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Congress Fact-Checks Media and Democrats: There Is Currently NO President-Elect

"Follow the Constitution and past precedent, not the media, when making your determination of the President-Elect."
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The House of Representatives Subcommittee on Government Operations has fact-checked the media and Democrats, saying there is currently no official President-Elect.

In a letter to Emily Murphy, Administrator of the General Services Administration (GSA), Ranking Member of the Subcommittee, Jody Hice (R-Ga.) on Friday corrected Democrats’ misrepresentation of the Presidential Transition Act of 1963 and urged the GSA to adhere to the Constitution, and not the media, when ascertaining a President-Elect.

Hice wrote:

On November 9, 2020, Democratic House Members sent you a letter that misrepresented the facts surrounding your responsibilities under the Presidential Transition Act of 1963 (Act).  I write to correct the record.

Under the Act, you, as administrator of the General Services Administration (GSA), have the authority to provide government-funded transition assistance to the President-Elect and the Vice-President-Elect. However, this assistance can only occur after there are “apparent successful candidates for the office of the President and Vice President, respectively, as ascertained by the Administrator [you].”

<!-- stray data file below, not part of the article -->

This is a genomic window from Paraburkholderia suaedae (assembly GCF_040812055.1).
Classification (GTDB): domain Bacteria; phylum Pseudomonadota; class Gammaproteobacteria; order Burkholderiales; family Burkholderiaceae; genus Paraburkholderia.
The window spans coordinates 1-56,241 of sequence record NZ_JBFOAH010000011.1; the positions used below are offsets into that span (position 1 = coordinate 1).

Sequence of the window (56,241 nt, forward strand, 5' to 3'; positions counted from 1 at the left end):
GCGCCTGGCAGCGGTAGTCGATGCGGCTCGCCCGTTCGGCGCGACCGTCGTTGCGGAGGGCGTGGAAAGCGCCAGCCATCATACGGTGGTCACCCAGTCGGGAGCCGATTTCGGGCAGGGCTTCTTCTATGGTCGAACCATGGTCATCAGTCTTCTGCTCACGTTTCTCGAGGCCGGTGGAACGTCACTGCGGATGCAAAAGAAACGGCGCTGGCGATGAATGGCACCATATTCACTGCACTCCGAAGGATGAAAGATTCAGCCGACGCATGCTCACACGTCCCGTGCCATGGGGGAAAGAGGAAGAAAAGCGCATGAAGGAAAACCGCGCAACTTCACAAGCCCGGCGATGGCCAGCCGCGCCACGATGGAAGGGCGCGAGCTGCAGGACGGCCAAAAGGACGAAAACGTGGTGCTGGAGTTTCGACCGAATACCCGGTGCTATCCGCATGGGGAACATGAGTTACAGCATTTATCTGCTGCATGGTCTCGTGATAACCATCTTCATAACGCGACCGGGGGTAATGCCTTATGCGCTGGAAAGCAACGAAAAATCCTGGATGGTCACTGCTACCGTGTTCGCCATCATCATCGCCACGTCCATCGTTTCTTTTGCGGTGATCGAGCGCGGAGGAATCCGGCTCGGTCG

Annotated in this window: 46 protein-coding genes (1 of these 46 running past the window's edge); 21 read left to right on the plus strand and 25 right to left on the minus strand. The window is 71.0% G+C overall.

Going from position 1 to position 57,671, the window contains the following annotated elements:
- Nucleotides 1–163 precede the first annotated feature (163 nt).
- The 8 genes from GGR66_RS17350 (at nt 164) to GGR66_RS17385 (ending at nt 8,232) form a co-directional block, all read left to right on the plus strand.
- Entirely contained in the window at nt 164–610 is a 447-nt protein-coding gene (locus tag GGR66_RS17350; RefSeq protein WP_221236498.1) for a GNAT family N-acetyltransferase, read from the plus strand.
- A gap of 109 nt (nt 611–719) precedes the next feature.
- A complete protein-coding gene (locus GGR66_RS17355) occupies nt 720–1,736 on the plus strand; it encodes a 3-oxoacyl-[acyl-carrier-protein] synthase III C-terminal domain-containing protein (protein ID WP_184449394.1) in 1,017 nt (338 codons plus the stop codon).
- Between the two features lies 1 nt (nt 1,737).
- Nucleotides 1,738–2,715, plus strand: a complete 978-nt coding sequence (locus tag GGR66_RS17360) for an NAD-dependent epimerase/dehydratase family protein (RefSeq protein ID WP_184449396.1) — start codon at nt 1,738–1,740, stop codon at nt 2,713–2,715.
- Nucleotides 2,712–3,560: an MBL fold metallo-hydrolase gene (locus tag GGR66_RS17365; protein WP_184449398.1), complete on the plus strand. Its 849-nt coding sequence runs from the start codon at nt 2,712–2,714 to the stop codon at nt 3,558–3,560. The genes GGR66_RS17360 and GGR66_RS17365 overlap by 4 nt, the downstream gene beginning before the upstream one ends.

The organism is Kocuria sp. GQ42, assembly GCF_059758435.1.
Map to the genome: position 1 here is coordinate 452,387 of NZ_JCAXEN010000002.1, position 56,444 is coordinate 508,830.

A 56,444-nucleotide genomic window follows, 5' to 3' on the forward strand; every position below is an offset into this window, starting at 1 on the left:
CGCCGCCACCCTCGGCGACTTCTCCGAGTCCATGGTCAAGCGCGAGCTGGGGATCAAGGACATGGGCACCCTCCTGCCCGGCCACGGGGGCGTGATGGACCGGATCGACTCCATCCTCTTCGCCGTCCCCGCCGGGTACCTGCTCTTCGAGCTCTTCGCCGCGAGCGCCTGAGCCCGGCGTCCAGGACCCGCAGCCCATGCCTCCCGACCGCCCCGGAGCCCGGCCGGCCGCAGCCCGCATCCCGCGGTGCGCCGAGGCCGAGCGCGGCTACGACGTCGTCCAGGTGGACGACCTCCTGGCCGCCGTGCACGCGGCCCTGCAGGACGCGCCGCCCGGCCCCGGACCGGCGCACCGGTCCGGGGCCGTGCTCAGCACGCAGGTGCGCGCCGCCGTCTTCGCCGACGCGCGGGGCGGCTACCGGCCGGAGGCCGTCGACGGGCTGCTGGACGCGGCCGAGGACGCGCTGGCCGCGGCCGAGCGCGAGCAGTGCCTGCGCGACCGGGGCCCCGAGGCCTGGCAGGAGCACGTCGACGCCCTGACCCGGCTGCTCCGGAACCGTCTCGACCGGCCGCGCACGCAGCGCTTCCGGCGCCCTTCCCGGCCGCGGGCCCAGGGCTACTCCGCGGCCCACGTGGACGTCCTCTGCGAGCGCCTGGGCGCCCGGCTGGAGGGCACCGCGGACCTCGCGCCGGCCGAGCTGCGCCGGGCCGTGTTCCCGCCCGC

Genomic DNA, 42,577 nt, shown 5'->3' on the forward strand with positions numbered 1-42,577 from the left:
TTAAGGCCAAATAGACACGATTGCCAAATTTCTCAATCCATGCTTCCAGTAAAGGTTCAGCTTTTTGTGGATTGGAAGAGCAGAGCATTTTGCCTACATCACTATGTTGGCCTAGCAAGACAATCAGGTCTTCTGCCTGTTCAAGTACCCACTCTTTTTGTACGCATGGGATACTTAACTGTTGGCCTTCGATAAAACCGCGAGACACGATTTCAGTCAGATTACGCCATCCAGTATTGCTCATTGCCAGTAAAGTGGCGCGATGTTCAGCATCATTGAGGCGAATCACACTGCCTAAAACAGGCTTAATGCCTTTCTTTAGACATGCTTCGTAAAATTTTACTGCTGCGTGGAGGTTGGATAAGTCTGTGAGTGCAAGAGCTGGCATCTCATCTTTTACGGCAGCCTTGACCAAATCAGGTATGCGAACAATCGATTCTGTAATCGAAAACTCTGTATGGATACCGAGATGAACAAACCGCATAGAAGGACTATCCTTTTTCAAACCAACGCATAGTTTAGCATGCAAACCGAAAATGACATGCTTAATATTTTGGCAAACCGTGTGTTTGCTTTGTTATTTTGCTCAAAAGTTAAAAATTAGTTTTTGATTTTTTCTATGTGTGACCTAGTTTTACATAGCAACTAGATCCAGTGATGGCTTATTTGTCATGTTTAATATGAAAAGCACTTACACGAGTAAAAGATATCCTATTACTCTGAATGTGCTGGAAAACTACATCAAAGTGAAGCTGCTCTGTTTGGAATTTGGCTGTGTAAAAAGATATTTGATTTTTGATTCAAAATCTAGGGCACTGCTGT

“There are enough state contests in question, such that there is not yet an apparent President or Vice-President-Elect. Precedent and legislative history present three situations where there may be an un-apparent President-Elect:

1. The drafters of the Act anticipated three electoral situations where there would be an un-apparent President-Elect: (1) a tie, (2) a plurality winner, or (3) the presence of extensive voter fraud or intimidation. The third being applicable to 2020 since the Trump campaign has raised questions and filed legal challenges in several states;

2. The drafters concluded that “if there is any doubt in the Administrator’s mind” the Administrator does not have to release transition assistance. Since states have not yet certified an electoral winner and some states are still tabulating legal ballots, there remains doubt as to the winner; and

3. The precedent set by the Clinton Administration in the contested 2000 election is that to ascertain an apparent President-Elect there would need to be a concession—which has not yet occurred in 2020—or no more legitimate continuing legal challenges—which has not yet occurred in 2020.

According to Congressional intent and past precedent set by President Clinton, as of today, there is no apparent President-Elect.

A GSA spokesman recently stated that “the GSA Administrator ascertains the apparent successful candidate once a winner is clear based on the process laid out in the Constitution.” I strongly encourage you to do just that: follow the Constitution and past precedent, not the media, when making your determination of the President-Elect. This democracy relies on a rule of law and the law must be followed.

Sincerely,
Jody Hice
Ranking Memeber
Subcommittee on Government Operations


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